Yeah yeah cool, alright it was Appetite for Destruction by Guns and Roses. It’s like this prostitute in the street with her legs wide open in the gutter and it has this demon reaching up from above. I love it because I remember a Time interview with Bob Dylan where he said “I can’t answer these questions…” He was doing this great interview (you can google it for yourself) and he tries to describe a picture, and the interviewer says “what kind of picture” and Bob says “Well I don’t know, it will be like this prostitute laying down in the street with her legs wide open in the gutter…” So Appetite for Destruction is made after that picture. It’s full circle for me.

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Appetite for Destruction (1987)

Your listed under Wikipedia as one of Australia’s most renowned Contemporary artists, that’s a heavy load to carry for such a young artist. How does that make you feel?

I don’t usually read what’s on Wikipedia. I remember once it said I was raised by a pack of wild wolves or my father was a Columbian cocaine dealer.

Do you and the wolves keep in touch?

(Laughing) No, well to tell you the truth that wasn’t true. That’s how much faith I put into those kind of things. As far as “renowned” I’m not sure what that word really even means…To be nowned again? Yeah contemporary for sure but I don’t even use the word artist. I’ll just say that I’m a great painter. I’ll just be standing in this looming deep dark shadow of my ancestors and these gods that have gone before me.

As a artist are you more drawn to the streets or would you rather be just a gallery and museum artist? Your work makes that transition so smoothly.

Oh it doesn’t matter to me. If all I had was this tree, (pointing to the one we are sitting under) and these finger nails then eventually I would start to carve into the tree with my fingernails. Because it’s ingrained in my genetics to want to scratch and carve and leave marks in things. Now I’m not sure if that’s because I want to leave traces of me for the people of the future or if its just to entertain myself in the present. Either way it’s definitely ingrained in me to leave my marks. I really need to entertain my hands basically.

You apprenticed under the great Max Gimblett who became a mentor to you (one of New Zealand’s most influential living artists). What was one of the most important lesson that you learned through that experience that you took with you into your own work?

Max taught me with a big brush you can do little things but with a little brush you can’t do big things. So choose your materials wisely.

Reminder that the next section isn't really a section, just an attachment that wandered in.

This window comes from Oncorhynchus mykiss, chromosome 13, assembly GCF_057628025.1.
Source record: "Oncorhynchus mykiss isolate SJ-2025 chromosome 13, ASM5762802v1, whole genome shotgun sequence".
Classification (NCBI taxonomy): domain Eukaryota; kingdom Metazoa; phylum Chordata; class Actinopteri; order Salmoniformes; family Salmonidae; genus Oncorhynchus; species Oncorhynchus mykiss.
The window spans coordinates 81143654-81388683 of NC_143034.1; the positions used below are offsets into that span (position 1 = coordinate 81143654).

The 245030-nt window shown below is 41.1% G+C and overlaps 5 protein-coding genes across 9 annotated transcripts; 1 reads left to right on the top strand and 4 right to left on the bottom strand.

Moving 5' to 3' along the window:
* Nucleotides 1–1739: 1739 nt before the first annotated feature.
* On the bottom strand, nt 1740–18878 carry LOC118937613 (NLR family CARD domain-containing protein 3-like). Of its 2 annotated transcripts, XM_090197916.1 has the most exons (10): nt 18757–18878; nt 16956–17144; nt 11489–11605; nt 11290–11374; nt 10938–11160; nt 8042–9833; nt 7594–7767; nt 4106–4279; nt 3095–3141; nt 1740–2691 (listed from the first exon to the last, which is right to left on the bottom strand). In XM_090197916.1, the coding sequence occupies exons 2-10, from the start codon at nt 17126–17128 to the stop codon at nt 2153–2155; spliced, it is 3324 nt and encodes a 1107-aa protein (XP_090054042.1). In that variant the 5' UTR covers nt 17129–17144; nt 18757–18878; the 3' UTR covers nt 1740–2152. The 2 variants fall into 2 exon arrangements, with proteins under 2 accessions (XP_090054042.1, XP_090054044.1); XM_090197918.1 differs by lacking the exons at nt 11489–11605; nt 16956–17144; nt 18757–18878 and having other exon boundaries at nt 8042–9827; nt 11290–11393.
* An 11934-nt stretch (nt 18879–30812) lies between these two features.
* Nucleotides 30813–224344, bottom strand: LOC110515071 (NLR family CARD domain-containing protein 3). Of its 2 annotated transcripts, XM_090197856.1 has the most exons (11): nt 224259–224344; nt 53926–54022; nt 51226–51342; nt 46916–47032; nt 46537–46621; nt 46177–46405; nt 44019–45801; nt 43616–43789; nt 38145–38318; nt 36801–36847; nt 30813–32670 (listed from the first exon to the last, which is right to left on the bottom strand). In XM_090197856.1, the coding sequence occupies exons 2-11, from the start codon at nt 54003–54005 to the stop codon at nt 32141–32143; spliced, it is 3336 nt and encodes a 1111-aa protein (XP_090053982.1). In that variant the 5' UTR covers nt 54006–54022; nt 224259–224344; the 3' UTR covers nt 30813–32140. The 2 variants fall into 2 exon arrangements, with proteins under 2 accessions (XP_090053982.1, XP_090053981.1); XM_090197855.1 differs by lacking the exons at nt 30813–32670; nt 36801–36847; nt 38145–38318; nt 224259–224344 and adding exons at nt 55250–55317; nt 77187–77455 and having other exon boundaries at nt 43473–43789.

I’ve seen one of your shows where your canvas’s were huge… I think the work looks amazing on that scale and translates perfectly. So the question is do you apply the same intensity to your smaller work as the larger scope pieces?

Yeah I do, I do. It doesn’t matter much like Max has said, except for the consideration of what tools I’ll use. That’s what it all comes down to.

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What’s the one thing that you hate about the art market?

Personally I don’t get involved in it.

But you are a commodity now?

Sure but you see I make work and somebody sells that work for me. But ultimately when it comes down to it I just want to be able to make more work. From the earliest point in my career I’ve always just put everything I’ve made back into my work. Actually it makes me feel uncomfortable when someone try’s to give me, for example, a thousand dollars cash for a piece of my work that maybe I just drew in front of them. It makes me feel uncomfortable because I’ve worked a lot of shitty jobs and had to work hard for money all of my life. So to think that somebody could part so easily with their money like that, personally it’s unsettling. So if there’s anything I really hate about the market it’s probably to be taken too seriously for it. You know I’m not fixing kids eyes in a foreign country, there are still homeless people on the streets and kids who aren’t getting proper nutrition and education. It’s a tough world out there.

I want to ask you a couple questions about the book you just dropped at the Standard the other night called Sketchbook that has been 10 years in the making as far as the artwork. So how does it feel to be naked with your sketches out there exposing your weaknesses and strengths in drawing?

Well I feel that I want to explain or at least try to explain it even though I can’t exactly explain it to myself. Or maybe someone else could look at these and explain it to me who I’ve become, see what I’ve built. Some of them are working towards larger pieces and some of them are just mindless doodles. I guess by choosing a selection of the last 10 years it was a way of me just shedding off the burden of carrying these books around. 10 years is like 40 books. So this becomes just the compressed version. So I feel like after releasing this…if they all were to burn then I would be fine with that because this book has now made it out for history.